But as if life had not quenched it’s thirst yet, it threw another upheaval in their lives. In 1962, a war broke out and it was the most difficult phase of their lives.
It was a cold November day when the sound of boots woke us in the early hours. Soldiers asked them to pack whatever they could and were taken to Jaipur where there were already 20,000 refugees in Deoli city in Tonk district. This was a nightmare as several people died because of poor resources.
In 1968, when Monica was merely 15, she had already stayed in the camp for more than six years. She took a bold step and wrote to the home minister not fearing the consequences. She was tired of living the life of bird in a cage. Luckily, her letter had a moving impact on the government and they decided to free the captives after visiting and meeting them. After being released they moved back to Shillong where a friend rented them 300 square feet room to live for Rs 125 per month.
“My mother took a loan of Rs 200 from a friend and began to sell thukpa outside two schools. Life began to gather momentum once again,” remembers Monica.
In 1971 Monica married Liukuo Chao who was in leather business in Kolkata. She had a child that year and two more by 1976 so she began selling chemicals of leather to support the family expenses.
“I earned around Rs 50 on every transaction which was enough to buy ration for my house,” she says.
In the meantime, her brother got married and started his own salon, this inspired Monica and she took a loan of Rs 2,00,000 from a friend and started her own salon. It was doing well but she had to quit as her children were growing up. But, by this time the entrepreneur in her had already taken birth.
In 1991, she started her own restaurant, but on a larger scale than her parents. She opened Kim-Ling, her first restaurant in 1991 by taking loan from friends and family. “I did not have land or property then so couldn’t take a loan from a bank,” she said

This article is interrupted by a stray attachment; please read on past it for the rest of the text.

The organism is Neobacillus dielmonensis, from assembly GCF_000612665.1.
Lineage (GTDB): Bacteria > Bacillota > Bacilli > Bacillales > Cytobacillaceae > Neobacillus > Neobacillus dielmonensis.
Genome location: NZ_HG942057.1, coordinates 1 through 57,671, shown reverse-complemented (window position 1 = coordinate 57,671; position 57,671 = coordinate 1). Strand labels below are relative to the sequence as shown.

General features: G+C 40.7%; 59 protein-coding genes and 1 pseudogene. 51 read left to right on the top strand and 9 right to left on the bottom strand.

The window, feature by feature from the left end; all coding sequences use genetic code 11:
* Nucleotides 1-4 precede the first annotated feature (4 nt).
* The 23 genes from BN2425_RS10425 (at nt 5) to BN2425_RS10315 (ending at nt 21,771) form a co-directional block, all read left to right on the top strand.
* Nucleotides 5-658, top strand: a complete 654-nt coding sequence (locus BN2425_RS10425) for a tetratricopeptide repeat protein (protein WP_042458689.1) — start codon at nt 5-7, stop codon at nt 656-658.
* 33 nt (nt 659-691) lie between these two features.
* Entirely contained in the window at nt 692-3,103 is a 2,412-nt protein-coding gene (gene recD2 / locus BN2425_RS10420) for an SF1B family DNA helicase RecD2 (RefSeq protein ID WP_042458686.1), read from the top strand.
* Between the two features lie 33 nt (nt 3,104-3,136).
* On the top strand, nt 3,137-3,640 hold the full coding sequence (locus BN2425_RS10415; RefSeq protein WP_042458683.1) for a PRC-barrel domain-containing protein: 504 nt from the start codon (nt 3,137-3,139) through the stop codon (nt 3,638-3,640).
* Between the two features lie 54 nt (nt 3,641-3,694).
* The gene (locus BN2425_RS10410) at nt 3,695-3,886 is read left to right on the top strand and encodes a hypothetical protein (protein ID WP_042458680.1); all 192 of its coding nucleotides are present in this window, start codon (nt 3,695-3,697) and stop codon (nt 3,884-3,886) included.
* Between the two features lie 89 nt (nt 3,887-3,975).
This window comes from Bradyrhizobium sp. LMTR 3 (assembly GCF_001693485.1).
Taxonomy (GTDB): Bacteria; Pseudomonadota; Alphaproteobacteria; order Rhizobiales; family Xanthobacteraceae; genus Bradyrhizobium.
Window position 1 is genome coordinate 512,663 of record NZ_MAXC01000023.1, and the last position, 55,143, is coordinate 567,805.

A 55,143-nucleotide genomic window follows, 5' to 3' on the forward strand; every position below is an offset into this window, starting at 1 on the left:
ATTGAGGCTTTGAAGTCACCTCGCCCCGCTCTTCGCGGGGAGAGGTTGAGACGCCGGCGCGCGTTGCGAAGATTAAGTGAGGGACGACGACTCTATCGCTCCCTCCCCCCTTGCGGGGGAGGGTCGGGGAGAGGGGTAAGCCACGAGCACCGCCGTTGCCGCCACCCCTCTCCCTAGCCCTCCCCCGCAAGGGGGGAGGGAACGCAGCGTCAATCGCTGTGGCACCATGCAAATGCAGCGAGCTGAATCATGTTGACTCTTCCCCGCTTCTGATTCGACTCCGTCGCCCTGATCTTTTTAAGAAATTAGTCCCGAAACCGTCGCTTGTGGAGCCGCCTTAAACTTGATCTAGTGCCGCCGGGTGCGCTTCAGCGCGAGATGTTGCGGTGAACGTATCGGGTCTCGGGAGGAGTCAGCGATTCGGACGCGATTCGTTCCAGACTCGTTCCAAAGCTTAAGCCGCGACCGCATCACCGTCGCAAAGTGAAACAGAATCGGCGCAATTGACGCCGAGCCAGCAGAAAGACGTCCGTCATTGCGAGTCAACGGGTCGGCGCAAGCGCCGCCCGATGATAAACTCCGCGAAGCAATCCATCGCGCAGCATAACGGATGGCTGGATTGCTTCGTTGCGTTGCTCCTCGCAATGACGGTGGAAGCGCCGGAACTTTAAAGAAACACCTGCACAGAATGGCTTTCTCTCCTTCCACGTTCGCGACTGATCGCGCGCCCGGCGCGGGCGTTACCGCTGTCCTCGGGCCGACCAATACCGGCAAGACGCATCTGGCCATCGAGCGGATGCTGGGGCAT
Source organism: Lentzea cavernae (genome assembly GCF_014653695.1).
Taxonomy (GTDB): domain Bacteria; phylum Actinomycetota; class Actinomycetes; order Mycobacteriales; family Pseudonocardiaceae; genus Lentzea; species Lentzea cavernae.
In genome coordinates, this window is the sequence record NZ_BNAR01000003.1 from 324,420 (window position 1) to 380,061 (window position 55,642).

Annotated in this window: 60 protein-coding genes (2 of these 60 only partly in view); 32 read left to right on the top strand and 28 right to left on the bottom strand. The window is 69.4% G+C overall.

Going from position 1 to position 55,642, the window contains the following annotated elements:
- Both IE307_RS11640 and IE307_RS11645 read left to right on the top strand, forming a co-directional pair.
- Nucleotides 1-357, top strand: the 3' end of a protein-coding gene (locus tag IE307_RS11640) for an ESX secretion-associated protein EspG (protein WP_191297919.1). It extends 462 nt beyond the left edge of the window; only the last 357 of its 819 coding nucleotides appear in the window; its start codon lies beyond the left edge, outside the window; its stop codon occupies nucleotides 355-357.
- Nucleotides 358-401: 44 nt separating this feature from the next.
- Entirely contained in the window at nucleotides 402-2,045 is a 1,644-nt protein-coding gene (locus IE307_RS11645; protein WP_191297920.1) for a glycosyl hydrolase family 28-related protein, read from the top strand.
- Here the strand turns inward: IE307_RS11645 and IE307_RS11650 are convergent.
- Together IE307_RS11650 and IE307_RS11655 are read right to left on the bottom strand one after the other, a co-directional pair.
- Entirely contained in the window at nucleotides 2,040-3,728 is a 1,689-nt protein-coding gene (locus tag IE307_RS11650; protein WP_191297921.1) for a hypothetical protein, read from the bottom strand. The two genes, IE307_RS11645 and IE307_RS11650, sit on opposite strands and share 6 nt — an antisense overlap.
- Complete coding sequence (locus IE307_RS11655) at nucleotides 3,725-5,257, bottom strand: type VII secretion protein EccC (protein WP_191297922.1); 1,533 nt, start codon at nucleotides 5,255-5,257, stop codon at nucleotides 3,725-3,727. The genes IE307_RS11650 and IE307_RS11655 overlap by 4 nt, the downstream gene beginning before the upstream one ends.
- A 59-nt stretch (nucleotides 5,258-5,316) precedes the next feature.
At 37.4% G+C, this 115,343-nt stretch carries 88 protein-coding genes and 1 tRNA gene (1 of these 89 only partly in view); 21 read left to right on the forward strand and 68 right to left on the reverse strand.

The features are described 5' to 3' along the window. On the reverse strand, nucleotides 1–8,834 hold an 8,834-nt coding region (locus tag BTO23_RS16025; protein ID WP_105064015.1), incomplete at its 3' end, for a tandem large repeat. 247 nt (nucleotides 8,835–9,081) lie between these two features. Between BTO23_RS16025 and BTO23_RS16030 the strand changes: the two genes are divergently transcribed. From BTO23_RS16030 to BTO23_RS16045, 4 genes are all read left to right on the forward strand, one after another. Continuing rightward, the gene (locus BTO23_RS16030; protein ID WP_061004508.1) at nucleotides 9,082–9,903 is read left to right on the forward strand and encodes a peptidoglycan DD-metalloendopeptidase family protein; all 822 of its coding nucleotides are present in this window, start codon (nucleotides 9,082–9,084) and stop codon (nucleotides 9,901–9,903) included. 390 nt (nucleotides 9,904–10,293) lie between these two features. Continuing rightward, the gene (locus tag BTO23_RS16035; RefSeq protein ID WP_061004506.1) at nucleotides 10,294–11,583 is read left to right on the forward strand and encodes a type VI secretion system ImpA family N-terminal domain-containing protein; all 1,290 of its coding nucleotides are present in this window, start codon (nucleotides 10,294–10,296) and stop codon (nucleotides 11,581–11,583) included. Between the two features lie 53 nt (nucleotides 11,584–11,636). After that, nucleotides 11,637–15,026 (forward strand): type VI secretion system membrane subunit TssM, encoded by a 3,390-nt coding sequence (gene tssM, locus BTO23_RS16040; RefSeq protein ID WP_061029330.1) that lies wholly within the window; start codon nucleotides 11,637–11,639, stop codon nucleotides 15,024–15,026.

Her staff was her family. “My mother, brother, sister, husband, daughter and I did all the work,” she says. Soon she started earning Rs 1,500 per day which mushroomed over the years.
Today, Monica is known as the ‘Don of Tangra’, and not just because of the success of her restaurants. “Some goons of the locality began to harass us when my restaurant opened,” she says.
In 1993, her second restaurant Mandarin was opened for which she took a loan of Rs 20 lakh. Beijing, in Tangra opened in 1998 with an investment of Rs 50 lakhs. Eight years later came Tung Fong in Park Street, then fifth restaurant opened with the name Mandarin which is in Lake View. “They wanted free food but I was in no mood to oblige. I fought with them and even beat them up. They ran away and never came back.”
Today, she employs 250 people and her restaurants are raging success. She was given women entrepreneur award of the year in 2003 by Calcutta Club.
Her word of advice for those who are starting out is “If you know how to work hard and struggle,” she says, “You can achieve anything in life.”